For three straight seasons, I was there when the Mets season ended. In 2007 and 2008, the season ended with a baffling loss to the Marlins. The 2006 – 2008 seasons left its scars. Those years weren’t worse than the 2007 – 2014 irrelevance. Well, it’s 2015, and the Mets are back in first place.
You know what else is back? The talk of the Mets collapses. All over Twitter, there is discussion about not jinxing anything. Tom Verducci published an article in Sports Illustrated which, in part, highlighted Collins’ own collapses in his prior managerial experience. I’m sure with the Mets playing the Marlins that will only intensify.
It shouldn’t even be a discussion. In 2007, the Mets entered September with a two game lead over the Phillies. In 2008, the Mets entered September with a one game lead. These Mets entered September with a 6.5 game lead. These Mets have an intact starting rotation even if the team is tempting fate with their handling of it. Even if there are issues with the bullpen, it’s in much better shape with a healthy closer like Jeurys Familia.
The Marlins now are 14 games under .500 and are part of the Mets weak schedule. They’re a mess even by Marlins’ standards. They still don’t have Giancarlo Stanton back from the DL. The Mets are 9-4 against these Marlins. I’m not worried.
The 2007 and 2008 Mets were a different team from top to bottom. They were lacking something. We don’t know the makeup of this team yet. There have been positive signs like the sweep of the Nationals. There were negative signs like getting swept by the Pirates.
Today is September 4th. There’s one month of baseball left starting with the Marlins. For the fans that need it, those ghosts that haunt them will begin to be exorcized tonight. For the other fans, this is a series against a second division club. For everyone, it’s time to enjoy the winning baseball.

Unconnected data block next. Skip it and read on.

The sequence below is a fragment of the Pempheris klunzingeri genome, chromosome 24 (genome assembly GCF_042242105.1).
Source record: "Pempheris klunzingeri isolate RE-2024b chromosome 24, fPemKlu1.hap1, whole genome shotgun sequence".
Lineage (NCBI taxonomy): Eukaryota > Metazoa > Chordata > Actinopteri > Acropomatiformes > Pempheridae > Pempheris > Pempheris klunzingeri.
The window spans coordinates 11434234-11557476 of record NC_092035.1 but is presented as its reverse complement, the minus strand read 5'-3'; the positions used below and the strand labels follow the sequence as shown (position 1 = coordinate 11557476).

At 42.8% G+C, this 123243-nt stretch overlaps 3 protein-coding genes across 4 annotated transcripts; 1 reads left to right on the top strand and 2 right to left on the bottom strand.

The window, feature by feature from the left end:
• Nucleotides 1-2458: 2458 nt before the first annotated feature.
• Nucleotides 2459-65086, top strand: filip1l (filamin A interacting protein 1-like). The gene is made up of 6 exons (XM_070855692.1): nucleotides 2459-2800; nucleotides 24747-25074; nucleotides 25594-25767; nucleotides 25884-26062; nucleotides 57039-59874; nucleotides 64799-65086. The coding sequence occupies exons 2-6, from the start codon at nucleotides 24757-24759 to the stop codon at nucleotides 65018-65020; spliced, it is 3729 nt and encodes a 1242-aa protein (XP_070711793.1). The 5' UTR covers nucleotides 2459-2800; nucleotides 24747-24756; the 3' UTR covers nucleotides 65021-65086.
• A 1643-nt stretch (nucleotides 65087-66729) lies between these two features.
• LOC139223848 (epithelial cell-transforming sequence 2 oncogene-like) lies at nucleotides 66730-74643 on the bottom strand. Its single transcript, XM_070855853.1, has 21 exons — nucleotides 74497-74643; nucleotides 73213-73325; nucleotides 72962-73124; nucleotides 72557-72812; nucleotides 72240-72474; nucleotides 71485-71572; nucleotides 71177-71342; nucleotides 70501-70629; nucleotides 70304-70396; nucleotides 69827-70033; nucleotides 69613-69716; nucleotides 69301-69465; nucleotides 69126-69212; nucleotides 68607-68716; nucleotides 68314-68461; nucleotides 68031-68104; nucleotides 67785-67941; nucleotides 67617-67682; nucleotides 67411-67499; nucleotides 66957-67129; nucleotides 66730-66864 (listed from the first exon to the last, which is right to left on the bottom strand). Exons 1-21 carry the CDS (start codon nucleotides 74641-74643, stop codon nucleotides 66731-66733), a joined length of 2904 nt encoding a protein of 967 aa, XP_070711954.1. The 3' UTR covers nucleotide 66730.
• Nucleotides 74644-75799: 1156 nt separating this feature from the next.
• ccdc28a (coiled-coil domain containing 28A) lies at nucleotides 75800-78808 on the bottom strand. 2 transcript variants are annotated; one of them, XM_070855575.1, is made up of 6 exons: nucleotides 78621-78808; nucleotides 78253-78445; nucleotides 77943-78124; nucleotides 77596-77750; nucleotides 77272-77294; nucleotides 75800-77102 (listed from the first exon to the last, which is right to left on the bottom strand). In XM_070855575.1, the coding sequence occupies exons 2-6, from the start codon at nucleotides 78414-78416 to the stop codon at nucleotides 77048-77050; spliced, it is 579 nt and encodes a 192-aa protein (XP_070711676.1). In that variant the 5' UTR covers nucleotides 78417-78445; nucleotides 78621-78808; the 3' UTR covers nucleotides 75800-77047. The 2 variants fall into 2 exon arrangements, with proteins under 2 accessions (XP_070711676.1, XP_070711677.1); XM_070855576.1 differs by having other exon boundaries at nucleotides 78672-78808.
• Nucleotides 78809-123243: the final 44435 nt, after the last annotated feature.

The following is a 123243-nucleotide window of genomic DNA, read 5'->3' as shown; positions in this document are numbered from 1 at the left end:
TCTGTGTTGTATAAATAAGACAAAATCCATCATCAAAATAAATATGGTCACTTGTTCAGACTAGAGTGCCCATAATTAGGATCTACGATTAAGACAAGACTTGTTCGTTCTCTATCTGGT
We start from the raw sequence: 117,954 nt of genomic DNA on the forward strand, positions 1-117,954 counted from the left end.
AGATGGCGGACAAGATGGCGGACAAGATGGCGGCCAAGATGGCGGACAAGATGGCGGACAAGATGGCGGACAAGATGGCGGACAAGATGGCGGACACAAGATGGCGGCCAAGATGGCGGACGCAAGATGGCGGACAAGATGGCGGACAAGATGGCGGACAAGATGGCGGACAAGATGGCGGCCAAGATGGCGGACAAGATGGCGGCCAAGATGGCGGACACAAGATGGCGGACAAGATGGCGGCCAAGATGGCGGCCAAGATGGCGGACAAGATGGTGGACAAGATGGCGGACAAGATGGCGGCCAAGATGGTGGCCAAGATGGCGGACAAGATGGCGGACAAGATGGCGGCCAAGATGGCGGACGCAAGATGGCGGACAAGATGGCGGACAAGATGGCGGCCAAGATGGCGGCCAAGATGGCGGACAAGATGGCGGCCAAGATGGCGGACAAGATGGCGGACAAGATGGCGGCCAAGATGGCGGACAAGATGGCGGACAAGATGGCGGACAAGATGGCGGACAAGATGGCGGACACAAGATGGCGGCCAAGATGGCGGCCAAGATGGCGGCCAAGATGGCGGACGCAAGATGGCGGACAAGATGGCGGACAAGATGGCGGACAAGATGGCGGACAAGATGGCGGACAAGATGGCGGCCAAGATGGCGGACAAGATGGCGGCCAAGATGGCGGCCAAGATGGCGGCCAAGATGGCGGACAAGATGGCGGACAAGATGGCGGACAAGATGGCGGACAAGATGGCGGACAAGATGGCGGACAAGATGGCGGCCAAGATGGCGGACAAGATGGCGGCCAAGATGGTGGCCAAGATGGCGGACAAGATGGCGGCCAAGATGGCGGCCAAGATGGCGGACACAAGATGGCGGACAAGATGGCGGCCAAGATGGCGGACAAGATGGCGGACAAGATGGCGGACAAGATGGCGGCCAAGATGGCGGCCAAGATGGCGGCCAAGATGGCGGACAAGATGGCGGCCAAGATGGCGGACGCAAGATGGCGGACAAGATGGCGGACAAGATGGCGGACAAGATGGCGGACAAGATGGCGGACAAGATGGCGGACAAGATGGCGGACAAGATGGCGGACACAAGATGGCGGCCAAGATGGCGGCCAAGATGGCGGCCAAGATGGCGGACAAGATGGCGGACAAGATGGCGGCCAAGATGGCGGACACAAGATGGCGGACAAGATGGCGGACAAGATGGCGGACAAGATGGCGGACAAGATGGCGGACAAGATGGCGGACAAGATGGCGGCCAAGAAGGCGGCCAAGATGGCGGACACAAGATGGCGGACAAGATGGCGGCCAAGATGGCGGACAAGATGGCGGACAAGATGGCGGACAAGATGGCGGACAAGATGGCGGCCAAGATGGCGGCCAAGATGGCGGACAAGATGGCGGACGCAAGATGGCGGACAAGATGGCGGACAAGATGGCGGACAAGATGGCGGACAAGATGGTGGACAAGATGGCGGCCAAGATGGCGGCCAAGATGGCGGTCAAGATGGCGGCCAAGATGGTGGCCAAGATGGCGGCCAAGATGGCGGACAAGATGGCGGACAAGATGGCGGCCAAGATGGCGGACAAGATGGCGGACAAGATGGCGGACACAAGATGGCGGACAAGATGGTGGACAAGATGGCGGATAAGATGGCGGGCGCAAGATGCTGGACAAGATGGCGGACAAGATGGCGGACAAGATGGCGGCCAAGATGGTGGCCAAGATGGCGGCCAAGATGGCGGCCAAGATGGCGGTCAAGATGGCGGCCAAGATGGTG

If the Mets actually pull this off and win the division, they need to send some playoff shares to the Phillies as they are now 13-1 against them. If not for the Phillies, the Mets would only be three games over .500 right now and in a tie for the division lead with the Nationals.
Today’s win was fueled by Bartolo Colon. He was once again terrific against them. Last time out, he went 7 innings with eight strikeouts and none earned. Tonight, he was even better going 8 innings with nine strikeouts and no runs allowed. Between this start and Saturday’s relief appearance, he is single-handedly saving the bullpen. Honestly, he could’ve and should’ve gone nine.
Jeurys Familia came on in the ninth, and he got into trouble. He loaded the bases. He was able to induce a 6-4-3 double play. He dodged a bullet when a would be Andres Blanco extra base hit went foul. Familia would strike him out to end the game. However, tonight belonged to Colon.
Colon even added some offense. After Michael Conforto‘s opposite field HR giving the Mets a 1-0 lead in the fifth, Colon added a single. He would score on Curtis Granderson‘s homerun. Colon would make these three fifth inning runs hold up for the Mets 3-0 win.
There needs to be an important point made about replay here. In the seventh, it appeared Conforto had his first stolen base. However, the tag lingered. There was about .000000000000000000000000000001 seconds where Conforto was not on the bag. After a review lasting about four hours, Conforto was ruled out. It became his first caught stealing instead of his first stolen base.